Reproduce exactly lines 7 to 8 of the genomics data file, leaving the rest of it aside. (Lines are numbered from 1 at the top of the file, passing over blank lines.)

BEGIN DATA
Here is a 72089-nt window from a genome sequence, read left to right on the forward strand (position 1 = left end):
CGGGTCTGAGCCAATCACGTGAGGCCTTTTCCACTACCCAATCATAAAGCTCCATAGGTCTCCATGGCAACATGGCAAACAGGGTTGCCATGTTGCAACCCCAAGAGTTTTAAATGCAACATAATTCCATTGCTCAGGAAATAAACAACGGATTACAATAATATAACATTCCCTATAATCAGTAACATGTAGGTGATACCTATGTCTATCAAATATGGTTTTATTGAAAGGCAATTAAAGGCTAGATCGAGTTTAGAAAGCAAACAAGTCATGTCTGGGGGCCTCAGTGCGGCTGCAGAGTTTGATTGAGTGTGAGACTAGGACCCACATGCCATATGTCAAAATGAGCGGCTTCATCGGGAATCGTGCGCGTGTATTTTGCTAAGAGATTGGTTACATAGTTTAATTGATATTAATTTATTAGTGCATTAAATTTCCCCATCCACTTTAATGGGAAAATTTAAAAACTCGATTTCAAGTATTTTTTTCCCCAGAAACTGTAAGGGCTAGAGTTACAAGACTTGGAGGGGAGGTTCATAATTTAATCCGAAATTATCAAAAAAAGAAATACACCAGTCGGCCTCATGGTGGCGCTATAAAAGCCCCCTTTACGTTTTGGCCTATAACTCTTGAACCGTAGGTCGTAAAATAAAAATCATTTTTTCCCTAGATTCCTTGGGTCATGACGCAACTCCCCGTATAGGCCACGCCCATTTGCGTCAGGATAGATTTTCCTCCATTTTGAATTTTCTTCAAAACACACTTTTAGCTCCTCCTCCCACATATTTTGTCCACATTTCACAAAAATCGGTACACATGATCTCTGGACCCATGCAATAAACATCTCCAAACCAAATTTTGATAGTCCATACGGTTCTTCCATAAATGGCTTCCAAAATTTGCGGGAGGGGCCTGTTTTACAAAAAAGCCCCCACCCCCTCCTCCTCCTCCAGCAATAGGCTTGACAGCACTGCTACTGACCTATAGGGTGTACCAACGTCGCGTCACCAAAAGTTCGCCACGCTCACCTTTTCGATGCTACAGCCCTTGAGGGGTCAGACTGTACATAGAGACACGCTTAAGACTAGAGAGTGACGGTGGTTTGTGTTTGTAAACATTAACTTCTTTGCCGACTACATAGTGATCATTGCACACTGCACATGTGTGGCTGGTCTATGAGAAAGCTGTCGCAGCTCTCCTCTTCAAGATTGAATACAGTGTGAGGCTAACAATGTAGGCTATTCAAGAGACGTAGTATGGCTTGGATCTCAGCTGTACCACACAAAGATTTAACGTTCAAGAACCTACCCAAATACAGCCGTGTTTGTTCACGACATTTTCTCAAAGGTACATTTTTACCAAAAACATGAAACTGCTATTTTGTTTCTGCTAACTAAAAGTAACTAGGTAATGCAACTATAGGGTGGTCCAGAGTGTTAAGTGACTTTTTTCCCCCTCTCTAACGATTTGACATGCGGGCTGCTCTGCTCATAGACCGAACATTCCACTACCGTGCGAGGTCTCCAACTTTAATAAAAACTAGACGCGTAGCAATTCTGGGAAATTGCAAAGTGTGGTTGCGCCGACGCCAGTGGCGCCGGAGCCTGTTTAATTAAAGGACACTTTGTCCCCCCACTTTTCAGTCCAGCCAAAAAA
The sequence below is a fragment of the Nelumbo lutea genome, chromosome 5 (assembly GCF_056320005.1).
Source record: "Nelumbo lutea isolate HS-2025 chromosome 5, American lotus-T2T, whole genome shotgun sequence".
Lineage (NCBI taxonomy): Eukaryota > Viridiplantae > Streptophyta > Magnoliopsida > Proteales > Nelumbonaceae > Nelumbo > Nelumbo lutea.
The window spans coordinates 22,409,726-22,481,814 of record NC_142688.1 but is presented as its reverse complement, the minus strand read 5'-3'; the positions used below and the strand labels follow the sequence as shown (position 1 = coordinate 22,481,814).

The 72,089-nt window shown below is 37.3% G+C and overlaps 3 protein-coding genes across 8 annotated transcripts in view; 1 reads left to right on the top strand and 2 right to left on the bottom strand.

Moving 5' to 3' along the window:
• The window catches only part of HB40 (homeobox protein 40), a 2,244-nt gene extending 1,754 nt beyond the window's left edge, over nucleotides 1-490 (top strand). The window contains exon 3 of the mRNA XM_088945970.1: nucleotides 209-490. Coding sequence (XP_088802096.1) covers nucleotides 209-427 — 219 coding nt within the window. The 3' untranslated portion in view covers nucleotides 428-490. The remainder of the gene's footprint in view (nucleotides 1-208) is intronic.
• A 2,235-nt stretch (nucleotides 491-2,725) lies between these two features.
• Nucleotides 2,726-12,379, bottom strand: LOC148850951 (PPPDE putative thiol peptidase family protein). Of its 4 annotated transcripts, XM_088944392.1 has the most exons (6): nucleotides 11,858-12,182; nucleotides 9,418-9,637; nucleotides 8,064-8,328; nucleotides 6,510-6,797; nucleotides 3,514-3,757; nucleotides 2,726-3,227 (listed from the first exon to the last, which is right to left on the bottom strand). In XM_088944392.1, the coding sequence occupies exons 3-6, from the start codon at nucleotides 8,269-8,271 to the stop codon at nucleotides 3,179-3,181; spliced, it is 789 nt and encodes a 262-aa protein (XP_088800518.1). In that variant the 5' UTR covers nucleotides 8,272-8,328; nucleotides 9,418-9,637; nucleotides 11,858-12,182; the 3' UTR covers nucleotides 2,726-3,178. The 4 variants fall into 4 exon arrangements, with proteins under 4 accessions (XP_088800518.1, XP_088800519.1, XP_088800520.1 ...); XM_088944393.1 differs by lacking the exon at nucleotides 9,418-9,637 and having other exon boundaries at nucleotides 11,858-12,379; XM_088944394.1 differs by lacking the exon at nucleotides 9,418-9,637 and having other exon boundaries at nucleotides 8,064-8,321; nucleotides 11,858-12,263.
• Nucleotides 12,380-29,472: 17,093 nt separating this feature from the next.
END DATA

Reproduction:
The 72,089-nt window shown below is 37.3% G+C and overlaps 3 protein-coding genes across 8 annotated transcripts in view; 1 reads left to right on the top strand and 2 right to left on the bottom strand.

Moving 5' to 3' along the window: